7133 A Multidisciplinary Methodology for Studying Ancient Auditory Environments

Friday, February 17, 2012: 10:00 AM
Room 202-204 (VCC West Building)
Miriam Kolar , Stanford University, Stanford , CA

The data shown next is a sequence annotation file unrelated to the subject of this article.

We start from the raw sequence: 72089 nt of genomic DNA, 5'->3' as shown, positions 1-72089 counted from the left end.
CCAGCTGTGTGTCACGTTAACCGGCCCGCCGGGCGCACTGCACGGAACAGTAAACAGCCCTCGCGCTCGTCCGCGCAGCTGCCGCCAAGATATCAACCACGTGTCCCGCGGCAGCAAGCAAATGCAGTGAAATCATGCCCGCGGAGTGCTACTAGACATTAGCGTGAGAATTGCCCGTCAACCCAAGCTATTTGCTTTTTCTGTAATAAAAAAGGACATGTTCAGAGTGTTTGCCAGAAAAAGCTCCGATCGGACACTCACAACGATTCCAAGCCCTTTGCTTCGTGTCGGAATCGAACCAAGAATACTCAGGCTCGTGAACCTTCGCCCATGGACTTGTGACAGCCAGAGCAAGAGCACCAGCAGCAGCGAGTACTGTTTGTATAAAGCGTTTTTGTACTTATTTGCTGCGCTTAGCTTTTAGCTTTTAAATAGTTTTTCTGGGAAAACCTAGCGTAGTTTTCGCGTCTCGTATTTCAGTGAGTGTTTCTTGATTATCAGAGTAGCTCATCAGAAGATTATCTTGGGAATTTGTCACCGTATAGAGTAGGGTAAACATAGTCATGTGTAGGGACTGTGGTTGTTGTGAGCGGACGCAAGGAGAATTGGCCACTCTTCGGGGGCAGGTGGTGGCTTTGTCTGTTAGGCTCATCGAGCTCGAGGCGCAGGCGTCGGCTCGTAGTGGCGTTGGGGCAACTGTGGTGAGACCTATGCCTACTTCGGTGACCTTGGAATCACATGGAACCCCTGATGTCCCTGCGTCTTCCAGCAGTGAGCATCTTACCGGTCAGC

A group of 20 spectacularly decorated, playable Strombus galeatus marine shell trumpets or "pututus" were excavated in 2001 at the 3,000 year-old Formative Period ceremonial center at Chavín de Huántar, Perú, whose intact architecture gives these instruments plausible acoustic venues that can be studied today. We advance a methodology based on comparative acoustic measurements of site instruments and architecture, further informed by on-site psychoacoustic experimentation, to provide information about the auditory sensory environment experienced by ritual participants in ancient Chavín. Material evidence from this Andean site indicates foundational interest in sensory experience: iconography portrays transformed humans morphed with powerful animal forms; artifacts illustrate psychoactive plants, and include the tools used to process and ingest them; profoundly enclosed interior architecture is characterized by confined spaces connected by long corridors and staircases, which direct occupant movement through multi-level, maze-like constructions; numerous horizontal ducts interlace the complex and allow light manipulation; architectural features produce areas of strong acoustic resonance and modify sound level and quality. From this archaeological context, we present a comparative study of the acoustics of the Chavín pututus and architecture, showing how specific locations in the Chavín complex favor the frequency range and selected articulations of the pututus, which supports hypotheses regarding ritual use of site construction, as well as founds the difficult case for intention in acoustic design. This novel multidisciplinary research approach is extensible to other archaeological contexts.
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